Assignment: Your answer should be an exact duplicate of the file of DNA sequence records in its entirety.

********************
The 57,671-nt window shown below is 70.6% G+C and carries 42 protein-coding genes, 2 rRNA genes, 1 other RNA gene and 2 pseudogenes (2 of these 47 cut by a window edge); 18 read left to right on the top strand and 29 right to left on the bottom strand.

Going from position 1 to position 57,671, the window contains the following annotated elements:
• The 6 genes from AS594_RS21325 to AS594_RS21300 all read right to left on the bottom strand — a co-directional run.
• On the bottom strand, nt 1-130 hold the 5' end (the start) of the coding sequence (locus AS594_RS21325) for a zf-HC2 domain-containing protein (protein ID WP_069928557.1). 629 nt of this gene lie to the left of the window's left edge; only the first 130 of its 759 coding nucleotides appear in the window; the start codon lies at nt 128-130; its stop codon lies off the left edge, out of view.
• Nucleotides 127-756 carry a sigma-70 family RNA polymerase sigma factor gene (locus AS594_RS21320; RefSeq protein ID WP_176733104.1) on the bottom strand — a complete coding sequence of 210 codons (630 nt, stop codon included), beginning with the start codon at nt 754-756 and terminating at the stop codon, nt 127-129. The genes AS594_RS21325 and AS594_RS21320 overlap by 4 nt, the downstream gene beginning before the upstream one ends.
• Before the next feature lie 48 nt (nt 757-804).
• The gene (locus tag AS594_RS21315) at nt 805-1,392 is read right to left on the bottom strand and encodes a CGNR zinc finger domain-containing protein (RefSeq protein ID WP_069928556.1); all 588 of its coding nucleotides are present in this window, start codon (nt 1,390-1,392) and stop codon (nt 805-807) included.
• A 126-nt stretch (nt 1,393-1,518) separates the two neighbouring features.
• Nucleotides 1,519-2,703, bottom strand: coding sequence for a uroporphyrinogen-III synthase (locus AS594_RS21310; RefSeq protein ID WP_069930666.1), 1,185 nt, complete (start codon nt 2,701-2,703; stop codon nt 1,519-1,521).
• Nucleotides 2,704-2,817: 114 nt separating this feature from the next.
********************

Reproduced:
The 57,671-nt window shown below is 70.6% G+C and carries 42 protein-coding genes, 2 rRNA genes, 1 other RNA gene and 2 pseudogenes (2 of these 47 cut by a window edge); 18 read left to right on the top strand and 29 right to left on the bottom strand.

Going from position 1 to position 57,671, the window contains the following annotated elements:
• The 6 genes from AS594_RS21325 to AS594_RS21300 all read right to left on the bottom strand — a co-directional run.
• On the bottom strand, nt 1-130 hold the 5' end (the start) of the coding sequence (locus AS594_RS21325) for a zf-HC2 domain-containing protein (protein ID WP_069928557.1). 629 nt of this gene lie to the left of the window's left edge; only the first 130 of its 759 coding nucleotides appear in the window; the start codon lies at nt 128-130; its stop codon lies off the left edge, out of view.
• Nucleotides 127-756 carry a sigma-70 family RNA polymerase sigma factor gene (locus AS594_RS21320; RefSeq protein ID WP_176733104.1) on the bottom strand — a complete coding sequence of 210 codons (630 nt, stop codon included), beginning with the start codon at nt 754-756 and terminating at the stop codon, nt 127-129. The genes AS594_RS21325 and AS594_RS21320 overlap by 4 nt, the downstream gene beginning before the upstream one ends.
• Before the next feature lie 48 nt (nt 757-804).
• The gene (locus tag AS594_RS21315) at nt 805-1,392 is read right to left on the bottom strand and encodes a CGNR zinc finger domain-containing protein (RefSeq protein ID WP_069928556.1); all 588 of its coding nucleotides are present in this window, start codon (nt 1,390-1,392) and stop codon (nt 805-807) included.
• A 126-nt stretch (nt 1,393-1,518) separates the two neighbouring features.
• Nucleotides 1,519-2,703, bottom strand: coding sequence for a uroporphyrinogen-III synthase (locus AS594_RS21310; RefSeq protein ID WP_069930666.1), 1,185 nt, complete (start codon nt 2,701-2,703; stop codon nt 1,519-1,521).
• Nucleotides 2,704-2,817: 114 nt separating this feature from the next.